Lawsuit Accusing Apple and AT&T of an iPhone Monopoly Granted Class-Action Status

A complaint titled "Apple & ATTM Antitrust Litigation" has been granted class-action status by judge James Ware of the U.S. District Court for the Northern District of California. The complaint accuses Apple and AT&T of forming an iPhone monopoly.

The class-action status designation on this complaint signifies that "the plaintiffs now represent everybody who's bought an iPhone in the United States." Those plaintiffs claim that Apple and AT&T arranged a monopoly:

Originally filed in 2007, the class-action lawsuit alleged that Apple and AT&T had illegally exerted a monopoly by telling customers their iPhone contract was two years long when in actuality the companies' exclusivity agreement was for an indefinite, undisclosed amount of time. That means even after iPhone customers' two-year contracts have expired, they still don't have the option of switching to another carrier because AT&T is still Apple's only U.S. partner.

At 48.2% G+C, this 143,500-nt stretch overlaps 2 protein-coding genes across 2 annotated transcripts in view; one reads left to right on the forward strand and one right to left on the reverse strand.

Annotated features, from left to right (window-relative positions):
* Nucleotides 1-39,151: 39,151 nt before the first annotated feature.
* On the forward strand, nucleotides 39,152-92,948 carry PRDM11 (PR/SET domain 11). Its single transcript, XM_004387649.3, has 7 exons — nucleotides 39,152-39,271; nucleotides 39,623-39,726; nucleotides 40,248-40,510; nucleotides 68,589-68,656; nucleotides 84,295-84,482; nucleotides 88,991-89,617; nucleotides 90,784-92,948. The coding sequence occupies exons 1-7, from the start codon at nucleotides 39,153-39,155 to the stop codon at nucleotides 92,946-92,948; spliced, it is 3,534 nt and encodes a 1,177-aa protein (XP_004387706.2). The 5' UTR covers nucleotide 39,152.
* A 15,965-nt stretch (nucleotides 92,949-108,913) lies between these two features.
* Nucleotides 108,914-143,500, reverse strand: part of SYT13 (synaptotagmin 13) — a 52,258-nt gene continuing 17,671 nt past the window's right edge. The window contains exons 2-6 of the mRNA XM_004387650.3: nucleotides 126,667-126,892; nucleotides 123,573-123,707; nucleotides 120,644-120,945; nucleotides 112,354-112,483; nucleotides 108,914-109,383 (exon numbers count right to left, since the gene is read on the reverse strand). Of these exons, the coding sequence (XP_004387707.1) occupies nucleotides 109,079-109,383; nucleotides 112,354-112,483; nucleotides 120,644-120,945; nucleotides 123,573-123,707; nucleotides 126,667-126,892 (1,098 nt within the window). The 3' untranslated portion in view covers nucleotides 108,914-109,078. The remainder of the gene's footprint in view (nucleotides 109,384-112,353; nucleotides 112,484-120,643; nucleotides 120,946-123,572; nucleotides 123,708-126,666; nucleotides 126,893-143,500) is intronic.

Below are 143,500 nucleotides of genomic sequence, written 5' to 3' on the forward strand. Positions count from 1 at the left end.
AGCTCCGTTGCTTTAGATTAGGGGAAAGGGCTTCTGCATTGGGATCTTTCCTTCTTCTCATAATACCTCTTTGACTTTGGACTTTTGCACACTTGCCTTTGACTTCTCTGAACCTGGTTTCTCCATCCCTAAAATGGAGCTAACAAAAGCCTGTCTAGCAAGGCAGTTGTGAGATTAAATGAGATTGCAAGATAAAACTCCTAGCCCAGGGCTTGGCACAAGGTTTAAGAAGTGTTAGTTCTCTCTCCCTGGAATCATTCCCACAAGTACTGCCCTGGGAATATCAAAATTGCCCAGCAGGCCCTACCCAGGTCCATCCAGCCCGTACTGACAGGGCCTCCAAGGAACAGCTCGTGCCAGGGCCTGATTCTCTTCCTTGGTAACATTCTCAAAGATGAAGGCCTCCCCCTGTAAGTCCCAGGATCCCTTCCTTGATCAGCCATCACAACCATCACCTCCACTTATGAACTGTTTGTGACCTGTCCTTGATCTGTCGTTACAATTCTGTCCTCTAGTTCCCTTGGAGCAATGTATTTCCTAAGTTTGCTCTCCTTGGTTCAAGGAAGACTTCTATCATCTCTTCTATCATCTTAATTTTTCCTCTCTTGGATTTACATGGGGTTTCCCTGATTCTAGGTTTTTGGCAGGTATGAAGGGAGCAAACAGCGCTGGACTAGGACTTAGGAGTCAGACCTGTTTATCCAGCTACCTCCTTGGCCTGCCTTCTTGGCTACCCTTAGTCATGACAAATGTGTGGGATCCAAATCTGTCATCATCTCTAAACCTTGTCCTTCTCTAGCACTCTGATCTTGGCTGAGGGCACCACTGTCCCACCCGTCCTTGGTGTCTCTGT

Since that original filing, it has been revealed that Apple and AT&T did sign a five year agreement in 2007 which appears to be part of what pushed the status change on this complaint.

According to Wired, Apple and AT&T have apparently declined to comment on the status of this complaint. [Court Documents (PDF); Wired]